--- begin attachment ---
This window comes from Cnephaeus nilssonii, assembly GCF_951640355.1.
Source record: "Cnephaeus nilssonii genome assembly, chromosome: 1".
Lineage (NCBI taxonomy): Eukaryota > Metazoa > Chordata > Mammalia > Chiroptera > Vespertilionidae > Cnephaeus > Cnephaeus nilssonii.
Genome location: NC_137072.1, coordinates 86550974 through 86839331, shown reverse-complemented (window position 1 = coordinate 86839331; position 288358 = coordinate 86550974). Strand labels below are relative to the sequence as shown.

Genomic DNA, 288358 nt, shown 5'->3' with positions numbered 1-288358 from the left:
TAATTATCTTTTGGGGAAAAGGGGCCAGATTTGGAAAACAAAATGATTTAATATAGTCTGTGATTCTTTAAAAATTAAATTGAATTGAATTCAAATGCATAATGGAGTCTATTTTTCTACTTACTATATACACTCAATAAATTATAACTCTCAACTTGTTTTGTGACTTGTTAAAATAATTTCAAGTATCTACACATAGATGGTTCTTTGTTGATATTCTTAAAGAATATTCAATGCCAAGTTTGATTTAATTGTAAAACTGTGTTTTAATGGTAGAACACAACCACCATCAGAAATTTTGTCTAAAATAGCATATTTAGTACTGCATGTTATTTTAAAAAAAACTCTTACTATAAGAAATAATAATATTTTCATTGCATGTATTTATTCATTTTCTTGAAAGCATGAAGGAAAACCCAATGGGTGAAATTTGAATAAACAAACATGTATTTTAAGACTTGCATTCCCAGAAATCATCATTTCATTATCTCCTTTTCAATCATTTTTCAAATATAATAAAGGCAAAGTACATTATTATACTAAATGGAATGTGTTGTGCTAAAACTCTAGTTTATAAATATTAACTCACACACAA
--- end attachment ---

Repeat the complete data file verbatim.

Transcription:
This window comes from Cnephaeus nilssonii, assembly GCF_951640355.1.
Source record: "Cnephaeus nilssonii genome assembly, chromosome: 1".
Lineage (NCBI taxonomy): Eukaryota > Metazoa > Chordata > Mammalia > Chiroptera > Vespertilionidae > Cnephaeus > Cnephaeus nilssonii.
Genome location: NC_137072.1, coordinates 86550974 through 86839331, shown reverse-complemented (window position 1 = coordinate 86839331; position 288358 = coordinate 86550974). Strand labels below are relative to the sequence as shown.

Genomic DNA, 288358 nt, shown 5'->3' with positions numbered 1-288358 from the left:
TAATTATCTTTTGGGGAAAAGGGGCCAGATTTGGAAAACAAAATGATTTAATATAGTCTGTGATTCTTTAAAAATTAAATTGAATTGAATTCAAATGCATAATGGAGTCTATTTTTCTACTTACTATATACACTCAATAAATTATAACTCTCAACTTGTTTTGTGACTTGTTAAAATAATTTCAAGTATCTACACATAGATGGTTCTTTGTTGATATTCTTAAAGAATATTCAATGCCAAGTTTGATTTAATTGTAAAACTGTGTTTTAATGGTAGAACACAACCACCATCAGAAATTTTGTCTAAAATAGCATATTTAGTACTGCATGTTATTTTAAAAAAAACTCTTACTATAAGAAATAATAATATTTTCATTGCATGTATTTATTCATTTTCTTGAAAGCATGAAGGAAAACCCAATGGGTGAAATTTGAATAAACAAACATGTATTTTAAGACTTGCATTCCCAGAAATCATCATTTCATTATCTCCTTTTCAATCATTTTTCAAATATAATAAAGGCAAAGTACATTATTATACTAAATGGAATGTGTTGTGCTAAAACTCTAGTTTATAAATATTAACTCACACACAA